Five steps to success with Saltwater Coral Reef AquariumsWritten by Christopher Knowlton
Do you dream of watching natural beauty of undersea reef life while sitting in your living room?
Whether your goal is a nano reef tank or a 150 gallon aquarium with an ecosystem of coral and saltwater fish, following five steps will lead you on your way to success.
1) Commit! Decide you are going to spend $$ it takes to make a proper go of it. At a minimum, most tanks, (from 10 gal to 55 gal) take between $250 and $500 to get going. Can you do it cheaper? Yes, but usually not your first one. You have to know what you are doing and understand how things can and will go wrong before you can choose less expensive husbandry options and/or equipment. Save up if you have to, but count on that first tank being expensive.
Realize that this is not a short term commitment. And as much fun as it is to collect coolest coral fragments out there and show them off to your friends, there WILL come a time when you are hauling all of those same 'frags' out of tank and into temporary storage when your six year old cracks side of display tank with a pool ball or some other calamity occurs.
2) Study! Spend time on internet, in books and watching nature shows on reefs BEFORE you get your animals. Understand animals that you are going to keep and how they interact with each other. If you count on LFS (Local Fish Store) or your buddy down road to keep you out of trouble and don't do your homework.. You will fail. That is one guarantee in this hobby. DO YOUR HOMEWORK.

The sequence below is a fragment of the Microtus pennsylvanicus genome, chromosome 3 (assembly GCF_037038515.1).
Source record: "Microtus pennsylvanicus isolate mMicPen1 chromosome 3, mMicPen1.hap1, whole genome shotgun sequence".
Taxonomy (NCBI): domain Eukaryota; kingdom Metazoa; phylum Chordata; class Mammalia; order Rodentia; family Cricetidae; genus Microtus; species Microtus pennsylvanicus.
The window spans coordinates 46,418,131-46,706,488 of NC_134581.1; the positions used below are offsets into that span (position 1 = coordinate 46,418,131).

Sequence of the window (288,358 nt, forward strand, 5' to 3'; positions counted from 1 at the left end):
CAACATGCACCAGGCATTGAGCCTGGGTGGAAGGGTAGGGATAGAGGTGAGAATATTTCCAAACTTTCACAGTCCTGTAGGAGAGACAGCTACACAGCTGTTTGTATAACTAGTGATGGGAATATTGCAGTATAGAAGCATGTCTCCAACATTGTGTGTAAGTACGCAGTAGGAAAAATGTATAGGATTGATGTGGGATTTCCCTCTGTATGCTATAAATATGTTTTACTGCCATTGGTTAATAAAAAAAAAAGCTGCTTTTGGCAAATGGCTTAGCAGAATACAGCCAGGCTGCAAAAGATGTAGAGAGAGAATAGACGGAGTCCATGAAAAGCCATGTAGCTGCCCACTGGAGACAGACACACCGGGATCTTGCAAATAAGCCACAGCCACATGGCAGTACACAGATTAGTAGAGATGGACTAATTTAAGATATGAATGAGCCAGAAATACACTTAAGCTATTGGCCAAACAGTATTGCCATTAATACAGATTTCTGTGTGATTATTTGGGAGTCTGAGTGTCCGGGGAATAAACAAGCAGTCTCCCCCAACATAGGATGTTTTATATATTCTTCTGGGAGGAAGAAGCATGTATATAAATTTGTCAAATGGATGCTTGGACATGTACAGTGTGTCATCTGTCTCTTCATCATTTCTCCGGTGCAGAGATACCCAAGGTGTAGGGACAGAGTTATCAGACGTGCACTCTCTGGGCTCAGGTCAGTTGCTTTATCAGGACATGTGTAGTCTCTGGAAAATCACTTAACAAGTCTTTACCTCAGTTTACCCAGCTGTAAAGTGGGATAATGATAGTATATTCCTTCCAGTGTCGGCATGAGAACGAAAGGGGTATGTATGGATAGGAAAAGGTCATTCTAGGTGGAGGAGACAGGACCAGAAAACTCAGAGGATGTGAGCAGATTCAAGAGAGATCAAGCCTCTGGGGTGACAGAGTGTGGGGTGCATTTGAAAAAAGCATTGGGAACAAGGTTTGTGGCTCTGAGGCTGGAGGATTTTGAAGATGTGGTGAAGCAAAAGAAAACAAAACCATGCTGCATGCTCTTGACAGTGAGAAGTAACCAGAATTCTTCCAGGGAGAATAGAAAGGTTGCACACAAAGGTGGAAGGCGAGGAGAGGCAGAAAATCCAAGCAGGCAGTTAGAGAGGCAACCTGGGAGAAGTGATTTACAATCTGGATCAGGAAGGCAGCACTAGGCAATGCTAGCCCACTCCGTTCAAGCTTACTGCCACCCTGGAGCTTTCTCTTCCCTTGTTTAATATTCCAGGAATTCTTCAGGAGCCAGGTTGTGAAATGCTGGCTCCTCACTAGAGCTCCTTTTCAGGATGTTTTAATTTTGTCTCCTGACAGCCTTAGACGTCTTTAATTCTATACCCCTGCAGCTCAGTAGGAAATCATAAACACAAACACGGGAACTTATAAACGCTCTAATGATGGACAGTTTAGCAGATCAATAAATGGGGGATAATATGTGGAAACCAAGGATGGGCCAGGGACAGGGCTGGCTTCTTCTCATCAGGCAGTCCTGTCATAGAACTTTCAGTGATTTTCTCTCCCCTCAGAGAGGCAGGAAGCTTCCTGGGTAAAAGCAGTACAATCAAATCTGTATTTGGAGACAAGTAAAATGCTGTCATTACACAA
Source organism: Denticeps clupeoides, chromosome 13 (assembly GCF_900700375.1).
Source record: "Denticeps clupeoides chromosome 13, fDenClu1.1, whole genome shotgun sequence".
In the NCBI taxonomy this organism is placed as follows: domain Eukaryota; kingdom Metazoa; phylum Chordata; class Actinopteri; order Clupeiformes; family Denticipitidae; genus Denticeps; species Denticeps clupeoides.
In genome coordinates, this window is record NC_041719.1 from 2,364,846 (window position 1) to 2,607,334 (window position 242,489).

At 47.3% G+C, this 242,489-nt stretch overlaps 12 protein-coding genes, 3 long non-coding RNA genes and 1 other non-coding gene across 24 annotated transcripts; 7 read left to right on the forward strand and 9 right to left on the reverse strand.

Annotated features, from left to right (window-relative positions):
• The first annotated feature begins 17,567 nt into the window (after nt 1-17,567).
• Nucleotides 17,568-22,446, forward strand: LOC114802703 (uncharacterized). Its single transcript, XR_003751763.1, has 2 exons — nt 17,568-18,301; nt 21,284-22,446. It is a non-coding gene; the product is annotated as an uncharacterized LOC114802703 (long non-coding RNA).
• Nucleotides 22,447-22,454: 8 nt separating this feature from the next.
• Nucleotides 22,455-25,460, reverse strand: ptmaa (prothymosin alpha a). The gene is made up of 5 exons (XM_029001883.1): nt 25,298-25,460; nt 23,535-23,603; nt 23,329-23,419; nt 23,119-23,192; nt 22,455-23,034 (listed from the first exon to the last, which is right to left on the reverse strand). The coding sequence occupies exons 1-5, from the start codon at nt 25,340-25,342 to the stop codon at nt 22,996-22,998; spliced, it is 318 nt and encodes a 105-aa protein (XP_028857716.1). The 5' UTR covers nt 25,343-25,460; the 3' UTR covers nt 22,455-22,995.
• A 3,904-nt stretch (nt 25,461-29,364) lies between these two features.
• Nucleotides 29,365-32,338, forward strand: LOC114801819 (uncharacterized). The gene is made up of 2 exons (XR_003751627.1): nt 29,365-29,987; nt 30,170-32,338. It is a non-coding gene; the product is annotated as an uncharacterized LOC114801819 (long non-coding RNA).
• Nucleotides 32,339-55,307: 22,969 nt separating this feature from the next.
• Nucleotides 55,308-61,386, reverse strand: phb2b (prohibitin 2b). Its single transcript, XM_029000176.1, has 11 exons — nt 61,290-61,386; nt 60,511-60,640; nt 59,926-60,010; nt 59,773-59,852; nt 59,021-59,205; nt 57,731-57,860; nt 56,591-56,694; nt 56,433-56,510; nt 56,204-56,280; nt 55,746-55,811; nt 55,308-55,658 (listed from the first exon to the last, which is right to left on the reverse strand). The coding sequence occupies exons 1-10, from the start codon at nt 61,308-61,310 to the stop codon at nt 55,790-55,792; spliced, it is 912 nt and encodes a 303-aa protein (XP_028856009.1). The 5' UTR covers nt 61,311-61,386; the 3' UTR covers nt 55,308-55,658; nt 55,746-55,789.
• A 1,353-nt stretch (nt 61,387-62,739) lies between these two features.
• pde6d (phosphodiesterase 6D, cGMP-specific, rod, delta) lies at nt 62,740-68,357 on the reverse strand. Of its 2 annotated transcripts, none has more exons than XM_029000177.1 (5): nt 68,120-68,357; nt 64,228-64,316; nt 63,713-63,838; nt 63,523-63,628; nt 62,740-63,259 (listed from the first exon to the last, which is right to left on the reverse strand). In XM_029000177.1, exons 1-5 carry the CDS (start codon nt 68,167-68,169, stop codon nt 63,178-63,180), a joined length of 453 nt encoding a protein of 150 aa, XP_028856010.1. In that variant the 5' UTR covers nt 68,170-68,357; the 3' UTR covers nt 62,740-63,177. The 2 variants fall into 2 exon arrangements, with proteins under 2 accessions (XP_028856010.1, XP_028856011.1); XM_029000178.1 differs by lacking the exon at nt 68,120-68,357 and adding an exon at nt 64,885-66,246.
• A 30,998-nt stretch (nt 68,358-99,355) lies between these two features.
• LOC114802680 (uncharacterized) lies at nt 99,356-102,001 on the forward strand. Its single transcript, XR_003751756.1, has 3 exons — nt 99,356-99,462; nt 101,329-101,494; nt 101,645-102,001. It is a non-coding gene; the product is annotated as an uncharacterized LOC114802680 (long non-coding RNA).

Wilderness Survival Backpacking TipsWritten by Steve Gillman
Why should you learn wilderness survival skills just for backpacking? They may save your life someday, and for ultralight enthusiasts like myself, skills replace gear, and therefore weight. The best reason, however, may be that it's just a good feeling to know you can deal with whatever comes up. It makes you feel more at home.
To survive means to stay warm and dry, hydrated, uninjured, and to find your way out of survival situation. Eating is nice too, but not crucial if situation is for a few days. Below are some more or less random survival tips, just to get you interested.
Wilderness Survival Tips
1. Warmth: Sleep with your head slightly downhill to stay warmer. This may take some getting used to, but it works.
2. Food: In North America, there is no berry that looks like a blueberry, strawberry, or rasberry, that can hurt you from one taste. Just spit it out if it doesn't taste right. If it looks and tastes like a blueberry - it is.
3. Fire starter: If you put dried moss or milkweed fuzz in your pocket as you walk, you'll have dry tinder to start a fire, just in case it's raining later. Experiment with different materials.
4. Direction-finding: Mark tip of shadow of a stick, and mark it again fifteen minutes later. The line between the first and second marks points east. A few techniques like this can save you when your compass is lost.